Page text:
CCA Must Face Claims |for Menstruation Search


     (CN) – A private prison company must face claims it made women prove they were on their period before entering a jail as visitors, a federal judge ruled.
     Three women, identified in court documents by pseudonyms, sued Corrections Corporation of America, or CCA, and a number of jail employees working at the South Central Correctional Facility in Clifton, Tenn. CCA privately manages SCCF, according to the ruling.
     “Plaintiffs allege that during their respective visits, upon CCA’s staff at the security checkpoint seeing menstrual care products in their possession, CCA’s staff required them to expose their unclothed genitalia to female corrections officers to ‘verify’ that they were menstruating before allowing them to enter the facility,” the ruling states.
     Their original complaint was filed in January and a third amended complaint was filed in April. It alleges an unconstitutional search and seizure, due process and equal protection violations, infliction of emotional distress, negligence, assault, invasion of privacy and false imprisonment.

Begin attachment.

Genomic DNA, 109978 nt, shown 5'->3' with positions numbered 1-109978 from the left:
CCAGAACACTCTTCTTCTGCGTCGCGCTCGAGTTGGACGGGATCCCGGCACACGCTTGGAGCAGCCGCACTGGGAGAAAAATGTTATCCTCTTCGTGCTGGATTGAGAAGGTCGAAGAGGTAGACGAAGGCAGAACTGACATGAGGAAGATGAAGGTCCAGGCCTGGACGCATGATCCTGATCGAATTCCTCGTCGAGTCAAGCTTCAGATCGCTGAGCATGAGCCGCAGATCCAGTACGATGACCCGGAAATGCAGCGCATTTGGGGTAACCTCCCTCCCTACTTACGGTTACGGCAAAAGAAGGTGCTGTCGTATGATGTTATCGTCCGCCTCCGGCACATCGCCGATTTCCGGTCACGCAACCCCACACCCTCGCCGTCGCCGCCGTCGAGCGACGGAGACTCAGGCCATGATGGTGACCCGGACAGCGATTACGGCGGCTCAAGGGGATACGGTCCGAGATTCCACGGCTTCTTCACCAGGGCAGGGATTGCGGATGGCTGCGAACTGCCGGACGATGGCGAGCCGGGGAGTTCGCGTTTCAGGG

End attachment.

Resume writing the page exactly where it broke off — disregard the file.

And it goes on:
U.S. District Judge Todd Campbell denied CCA’s partial motion to dismiss last week, ruling that its employees likely created or authorized the strip search policy at issue.
     “Defendant Gonzales, the CCA employee in charge of visitation at SCCF, allegedly told one of the plaintiffs that the search was company policy, that it was not her rule, and that she did not make the rules but was required to enforce them,” Campbell wrote. “The number of staff members involved over three different incidents spanning three different months (March through May, 2014) itself is indicative of this practice being a policy dictated from a higher level of management. Plaintiffs have alleged sufficient facts, accepted as true, to allow the court to draw the reasonable inference that these defendants are liable for the alleged incidents.”
     Campbell also ruled against dismissing the women’s claims against CCA employees in their official capacities because, even if the official capacity claims are redundant compared to claims against CCA, they are not automatically dismissed.
     Trial is scheduled for Sept. 13, 2016, according to court records.

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